UW scientists transform books and music into DNA
In a lab test tube at the University of Washington, scientists stored an HD video of the song “This Too Shall Pass” by OK Go on DNA molecules. They also stored the text of 100 books and the Declaration of Human Rights in multiple languages.
Now, they've broken their own record for the amount of media rich data they've encoded onto DNA.
In all, the research team encoded 200 megabytes of data onto synthetic, lab-made DNA. That amount of data is nine times more than their previous record.
The goal of their work is to find a better way to store the vastly growing library of data in the world, like documents and videos. Researcher Luis Ceze says tiny DNA molecules could replace our current storage hardware, like DVDs and flash drives.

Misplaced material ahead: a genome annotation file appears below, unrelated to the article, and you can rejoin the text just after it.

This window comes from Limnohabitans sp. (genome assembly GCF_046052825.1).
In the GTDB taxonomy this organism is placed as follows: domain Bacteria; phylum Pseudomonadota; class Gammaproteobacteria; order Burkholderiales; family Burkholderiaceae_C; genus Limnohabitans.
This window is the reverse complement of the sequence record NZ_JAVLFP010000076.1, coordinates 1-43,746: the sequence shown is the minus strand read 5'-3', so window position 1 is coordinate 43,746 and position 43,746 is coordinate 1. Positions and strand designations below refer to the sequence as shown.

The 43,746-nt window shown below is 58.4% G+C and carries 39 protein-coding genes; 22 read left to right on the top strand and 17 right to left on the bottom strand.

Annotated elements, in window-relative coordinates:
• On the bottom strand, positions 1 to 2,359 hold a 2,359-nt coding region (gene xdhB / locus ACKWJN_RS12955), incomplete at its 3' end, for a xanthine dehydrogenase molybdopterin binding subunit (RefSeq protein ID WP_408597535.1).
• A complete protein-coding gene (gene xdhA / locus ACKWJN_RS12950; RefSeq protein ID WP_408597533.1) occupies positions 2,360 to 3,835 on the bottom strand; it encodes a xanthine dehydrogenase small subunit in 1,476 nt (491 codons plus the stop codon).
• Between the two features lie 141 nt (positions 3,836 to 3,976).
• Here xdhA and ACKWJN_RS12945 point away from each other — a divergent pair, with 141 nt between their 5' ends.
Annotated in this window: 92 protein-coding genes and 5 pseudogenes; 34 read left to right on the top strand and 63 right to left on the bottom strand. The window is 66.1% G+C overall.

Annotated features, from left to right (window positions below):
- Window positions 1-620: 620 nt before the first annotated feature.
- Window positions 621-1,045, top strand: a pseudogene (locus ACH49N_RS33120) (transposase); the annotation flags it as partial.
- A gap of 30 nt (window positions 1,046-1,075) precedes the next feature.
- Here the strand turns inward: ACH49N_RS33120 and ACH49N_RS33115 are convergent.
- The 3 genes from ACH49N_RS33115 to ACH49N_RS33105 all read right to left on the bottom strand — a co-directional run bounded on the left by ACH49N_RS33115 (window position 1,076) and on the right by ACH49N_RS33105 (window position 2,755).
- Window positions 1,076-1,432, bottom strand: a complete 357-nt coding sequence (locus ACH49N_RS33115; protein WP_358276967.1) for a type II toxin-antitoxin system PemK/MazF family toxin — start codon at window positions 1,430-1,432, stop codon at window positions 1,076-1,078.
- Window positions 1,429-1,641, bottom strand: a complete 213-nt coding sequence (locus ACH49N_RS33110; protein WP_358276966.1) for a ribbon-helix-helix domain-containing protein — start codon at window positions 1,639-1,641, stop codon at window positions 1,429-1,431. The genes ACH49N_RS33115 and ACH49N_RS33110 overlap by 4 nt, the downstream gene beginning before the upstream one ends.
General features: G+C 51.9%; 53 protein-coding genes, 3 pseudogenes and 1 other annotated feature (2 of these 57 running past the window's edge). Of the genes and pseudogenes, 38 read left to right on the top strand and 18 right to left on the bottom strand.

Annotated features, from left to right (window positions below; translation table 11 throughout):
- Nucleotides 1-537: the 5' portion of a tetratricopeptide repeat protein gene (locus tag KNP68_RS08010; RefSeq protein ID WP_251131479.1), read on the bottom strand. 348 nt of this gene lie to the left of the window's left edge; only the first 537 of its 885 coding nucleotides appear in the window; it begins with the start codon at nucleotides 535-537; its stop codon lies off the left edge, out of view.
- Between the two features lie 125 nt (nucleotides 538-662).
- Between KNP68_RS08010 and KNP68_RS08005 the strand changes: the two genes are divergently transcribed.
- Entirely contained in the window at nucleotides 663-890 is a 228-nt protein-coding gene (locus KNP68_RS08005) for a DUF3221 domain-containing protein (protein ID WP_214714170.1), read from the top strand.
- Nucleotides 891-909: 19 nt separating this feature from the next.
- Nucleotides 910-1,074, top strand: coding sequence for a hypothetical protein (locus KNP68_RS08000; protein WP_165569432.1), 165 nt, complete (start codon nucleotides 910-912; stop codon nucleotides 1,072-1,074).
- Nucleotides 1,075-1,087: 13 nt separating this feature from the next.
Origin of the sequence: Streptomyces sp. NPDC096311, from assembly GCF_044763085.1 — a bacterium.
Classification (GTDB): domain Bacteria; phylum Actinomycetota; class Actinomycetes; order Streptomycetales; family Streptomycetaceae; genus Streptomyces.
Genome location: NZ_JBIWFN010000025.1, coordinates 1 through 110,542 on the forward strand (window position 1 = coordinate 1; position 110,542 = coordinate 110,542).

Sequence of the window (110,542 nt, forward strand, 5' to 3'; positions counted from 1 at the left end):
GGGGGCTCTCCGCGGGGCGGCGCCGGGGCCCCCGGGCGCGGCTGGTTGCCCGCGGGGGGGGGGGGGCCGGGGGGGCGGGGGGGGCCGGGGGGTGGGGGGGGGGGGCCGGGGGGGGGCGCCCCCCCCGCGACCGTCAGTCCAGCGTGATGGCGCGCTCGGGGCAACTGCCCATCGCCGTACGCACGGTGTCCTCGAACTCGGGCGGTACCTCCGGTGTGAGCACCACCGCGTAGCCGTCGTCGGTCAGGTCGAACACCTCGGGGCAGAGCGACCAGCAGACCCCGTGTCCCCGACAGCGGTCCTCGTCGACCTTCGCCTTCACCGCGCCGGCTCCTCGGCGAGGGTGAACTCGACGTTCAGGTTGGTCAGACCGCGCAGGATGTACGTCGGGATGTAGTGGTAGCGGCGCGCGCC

Ceze: "DNA is what I would say the ultimate backup media because it's very dense, so it takes very little space when you store a lot of data. It is very durable if you keep it dry away from light, it can last for many thousands of years."
The research is a partnership between the University of Washington and Microsoft; the team is a blend of computer experts and molecular biologists.
Ceze says their recent success is just scratching the tip of the iceberg in the field. He hopes they'll be able to simplify the process of encoding digital data onto synthetic DNA. The science could lead to easier ways to store medical records, historical documents, photos and video.
By the way, the team picked the OK Go video because it shows a complex Rube Goldberg machine -- an over-engineered contraption designed to perform a rudimentary task (think of that game Mouse Trap).
Ceze says at the molecular level, nature resembles a Rube Goldberg machine.